Making Donations in Rural Zambales

iVolunteer members who help at Mang Urot’s soup kitchen arranging school supplies.

The man who calls himself “Mang Urot” has been a friend of mine for several years. The links below connect with previous posts I did about his work. Recently I recorded his trip to a tiny village in rural Zambales.

Mang Urot’s story

Mang Urot (n yellow teeshirt) and volunteers

I’ve had a Facebook friend from Saudi Arabia for three years. We’d debate various points about religion. About a month ago he visited my home, he made a donation for my work and told me he was an ordained pastor of Day by Day Ministries, a born-again Christian church. In the Philippines their main venue for services is at the Folk Arts Theater. Once in a while I go there to hear the sermons, but I’m not a formal member.

View on the way to the village.

The first time I went to the village we visited in Zambales, I was with the three pastors of the congregation, but they’ve already returned to Saudi Arabia. That’s when I met the local pastor.

The trip we made together was purely spontaneous. I just had some ideas springing about helping the school and the church. Tibag is in the barrio of Naugsol in the hinterlands of Zambales in Luzon, northern part of the Philippines, about 180 kilometers from Manila and four or five kilometers uphill from Subic, the nearest town.

Typical house made of concrete block and bamboo with a sheet metal roof.

We went to make donations to Tibag Elementary School and individual school children and to bring electric fans, lighting fixtures, a television and a DVD player to the chapel. It amounted to about 30,000 to 35,000 pesos [$682-795] for the school and about 10,000 pesos [$228] for the chapel. The donation was also a way of giving back to the Saudi pastor.

The villagers made a good lunch for us served right outside the church–grilled tilapia, grilled eggplant, greens and rice.

Each of the little kids got four or five notebooks, three ballpoint pens, three pencils, erasers, a pair of slippers [flip-flops], vitamins, snacks, toys and some other stuff that they can use for their studies. For the school I also brought books, folders, chalk, blackboard erasers, sports equipment and school equipment. Some of it was left over from a previous trip to another location.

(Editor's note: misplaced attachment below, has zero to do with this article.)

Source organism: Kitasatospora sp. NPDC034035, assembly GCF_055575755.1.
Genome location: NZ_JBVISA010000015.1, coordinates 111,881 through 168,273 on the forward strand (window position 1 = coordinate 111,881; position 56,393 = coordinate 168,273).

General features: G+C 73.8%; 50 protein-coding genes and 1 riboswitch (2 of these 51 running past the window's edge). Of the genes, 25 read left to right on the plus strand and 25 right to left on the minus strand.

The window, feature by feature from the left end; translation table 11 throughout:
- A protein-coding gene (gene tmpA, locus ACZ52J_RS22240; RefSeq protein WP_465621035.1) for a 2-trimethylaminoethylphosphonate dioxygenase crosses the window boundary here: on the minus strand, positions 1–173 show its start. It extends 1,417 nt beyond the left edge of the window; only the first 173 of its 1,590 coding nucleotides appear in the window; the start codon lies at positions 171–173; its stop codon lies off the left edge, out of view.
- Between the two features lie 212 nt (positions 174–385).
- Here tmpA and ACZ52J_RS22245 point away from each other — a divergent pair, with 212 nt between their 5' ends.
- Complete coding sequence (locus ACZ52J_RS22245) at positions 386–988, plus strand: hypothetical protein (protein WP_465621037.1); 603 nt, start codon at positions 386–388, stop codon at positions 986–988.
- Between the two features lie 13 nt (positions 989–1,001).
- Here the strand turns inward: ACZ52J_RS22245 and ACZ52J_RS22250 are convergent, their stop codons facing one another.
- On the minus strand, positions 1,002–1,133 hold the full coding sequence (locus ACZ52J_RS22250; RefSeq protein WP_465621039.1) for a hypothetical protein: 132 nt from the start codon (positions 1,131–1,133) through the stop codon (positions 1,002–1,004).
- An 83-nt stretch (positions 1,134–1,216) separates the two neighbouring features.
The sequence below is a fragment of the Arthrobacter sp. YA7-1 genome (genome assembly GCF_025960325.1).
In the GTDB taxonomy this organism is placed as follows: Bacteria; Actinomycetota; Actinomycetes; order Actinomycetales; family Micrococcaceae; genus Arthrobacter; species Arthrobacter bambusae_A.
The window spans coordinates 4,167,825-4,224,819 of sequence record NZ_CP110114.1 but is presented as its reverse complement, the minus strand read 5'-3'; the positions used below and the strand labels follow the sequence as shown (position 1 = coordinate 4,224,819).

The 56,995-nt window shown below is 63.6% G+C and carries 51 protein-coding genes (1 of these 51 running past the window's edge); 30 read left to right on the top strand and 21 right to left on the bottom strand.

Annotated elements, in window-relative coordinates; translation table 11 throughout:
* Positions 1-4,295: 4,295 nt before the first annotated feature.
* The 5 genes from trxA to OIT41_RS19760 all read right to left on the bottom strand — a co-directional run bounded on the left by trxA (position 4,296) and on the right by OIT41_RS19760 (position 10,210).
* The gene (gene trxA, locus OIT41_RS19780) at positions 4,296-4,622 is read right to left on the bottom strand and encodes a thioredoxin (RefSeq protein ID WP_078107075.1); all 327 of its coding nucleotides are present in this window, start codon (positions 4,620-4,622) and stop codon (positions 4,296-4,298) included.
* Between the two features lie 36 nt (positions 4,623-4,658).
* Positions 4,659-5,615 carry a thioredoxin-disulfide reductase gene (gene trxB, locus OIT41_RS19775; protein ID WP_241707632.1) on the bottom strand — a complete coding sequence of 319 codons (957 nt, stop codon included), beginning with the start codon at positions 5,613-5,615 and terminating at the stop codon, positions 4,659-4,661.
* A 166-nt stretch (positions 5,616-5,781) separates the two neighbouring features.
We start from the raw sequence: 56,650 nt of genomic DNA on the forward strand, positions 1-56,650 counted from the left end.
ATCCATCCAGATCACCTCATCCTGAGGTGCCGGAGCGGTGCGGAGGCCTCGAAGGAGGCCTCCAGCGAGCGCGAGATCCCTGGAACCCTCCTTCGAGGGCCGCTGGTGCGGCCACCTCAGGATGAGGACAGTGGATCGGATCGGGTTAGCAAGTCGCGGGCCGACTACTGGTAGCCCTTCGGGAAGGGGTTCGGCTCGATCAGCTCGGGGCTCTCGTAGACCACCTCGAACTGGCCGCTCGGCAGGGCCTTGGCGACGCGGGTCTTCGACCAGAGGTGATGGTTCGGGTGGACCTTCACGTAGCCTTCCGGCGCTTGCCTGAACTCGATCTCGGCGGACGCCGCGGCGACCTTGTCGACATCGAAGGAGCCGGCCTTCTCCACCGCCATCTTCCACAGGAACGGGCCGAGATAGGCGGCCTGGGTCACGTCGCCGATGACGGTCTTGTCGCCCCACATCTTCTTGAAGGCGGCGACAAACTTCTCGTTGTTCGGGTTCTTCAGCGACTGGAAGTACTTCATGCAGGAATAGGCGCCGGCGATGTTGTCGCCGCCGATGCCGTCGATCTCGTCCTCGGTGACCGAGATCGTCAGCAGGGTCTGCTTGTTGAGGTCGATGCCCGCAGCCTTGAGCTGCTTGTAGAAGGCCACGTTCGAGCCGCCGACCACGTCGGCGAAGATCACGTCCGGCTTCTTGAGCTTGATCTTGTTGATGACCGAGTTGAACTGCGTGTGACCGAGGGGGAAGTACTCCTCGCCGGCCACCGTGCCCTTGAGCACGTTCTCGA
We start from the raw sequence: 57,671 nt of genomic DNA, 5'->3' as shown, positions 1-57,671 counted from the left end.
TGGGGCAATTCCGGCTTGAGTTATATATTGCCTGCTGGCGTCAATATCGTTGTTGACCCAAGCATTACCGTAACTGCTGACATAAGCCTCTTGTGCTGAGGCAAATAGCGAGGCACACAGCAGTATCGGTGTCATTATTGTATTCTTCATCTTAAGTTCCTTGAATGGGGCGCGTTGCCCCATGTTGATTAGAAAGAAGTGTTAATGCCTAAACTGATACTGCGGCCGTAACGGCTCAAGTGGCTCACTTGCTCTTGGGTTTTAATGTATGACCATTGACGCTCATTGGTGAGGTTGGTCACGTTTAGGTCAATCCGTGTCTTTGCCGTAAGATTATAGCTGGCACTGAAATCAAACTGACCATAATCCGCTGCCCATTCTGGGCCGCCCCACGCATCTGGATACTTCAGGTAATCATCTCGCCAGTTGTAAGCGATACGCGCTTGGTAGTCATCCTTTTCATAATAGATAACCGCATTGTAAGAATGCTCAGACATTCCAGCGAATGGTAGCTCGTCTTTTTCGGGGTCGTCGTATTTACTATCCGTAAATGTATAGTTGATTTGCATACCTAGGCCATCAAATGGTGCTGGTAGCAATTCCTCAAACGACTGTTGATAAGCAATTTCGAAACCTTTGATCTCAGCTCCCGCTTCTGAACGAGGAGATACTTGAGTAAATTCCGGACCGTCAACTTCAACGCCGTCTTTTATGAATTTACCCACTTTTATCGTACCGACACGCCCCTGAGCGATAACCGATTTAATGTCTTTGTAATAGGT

Village church with sign saying, “Everyone says Jesus is God.”

The income of the villagers is very low and seasonal. When they’re harvesting some of their crops the median is probably $3 a day, but at other times a lot less. There are no school buses there. High school students going to school in Subic have to walk downhill for an hour or an hour or two, depending on where the residents are located or if the residents are from the school. When it rains the dirt roads get very muddy. If they took a tricycle, the price would be 100-200 pesos [a day’s income or more].

I think there were about twenty volunteers who went with us, people who’d previously volunteered for the soup kitchen. We took two vans. Some of them contributed for the school and the church, so I didn’t ask them for any money, but I asked the others for 500 pesos each for the transportation, because the funds were running low. It was really not in my plan to bring them along, but they wanted to go, so I wanted them to share my experience with them.

Tee shirts with church logo
Tibag Elementary School with four classrooms and 42 students.

The volunteers seemed to enjoy it. There’s a Catholic, a born-again Christian, there’s even an atheist. What we do is just a work of love, there’s no religion really. Even though I donated to a church, it wasn’t because it was a church. I donated because I saw the people’s need for a more comfortable place to worship and because some of some of the pastors are my friends.

I told the people, “If you become rich, don’t prioritize the church, prioritize people.”

School children
“Mang Urot,” the soup kitchen guy.
Children waiting in school doorway to get school supplies.

From the volunteers:

Hi, my name is Jeanette, and I’m the wife of Mang Urot. We’re here to go to the Zambales Outreach Program. We’re very excited about giving these things to the school children.

Hi, I’m Malou del Rosario. I’m joining this outreach for the school in Zambales to experience this outreach.

Hi, I’m Estella Aubres. I came back from the Philippines but migrated to Australia a few years back. I’m here in the Philippines because I was assigned by my company to work on a project. Since I’ll be here long-term. I searched for a something to work on during my free time, and I found Karinderia ni Mang Urot online. I’ve been active with it because I want to serve my countrymen in any way I can.

Jeanette gives supplies to the head teacher.
Little boy gets stuff.

My name is Sophie, and I come from China. I’ve been volunteering for the soup kitchen, and Mang Urot invited me for this trip. So I am excited about helping children.

Hi, I’m Rommel Gusto. I’m from the Philippines. I just wanted to help.

I am JR from the Philippines. I’m a volunteer because want to help.

Preparing for distribution of notebooks, pens, books, toys, snacks and flip-flops.
A thank you from the kids.
The local pastor and her child
The front of a classroom holding maybe 42 chairs.

More about Benjie’s, a.k.a. Mang Urot’s, mission: A Personal Crusade. (Link). At a Filipino Soup Kitchen. (Link) The Man behind the Soup Kitchen, Parts 1 and 2 (Link) and (Link) Mang Urot also brought me along to meet his friends for this post, Filipino Squatters’ Tales, Part 1. (Link)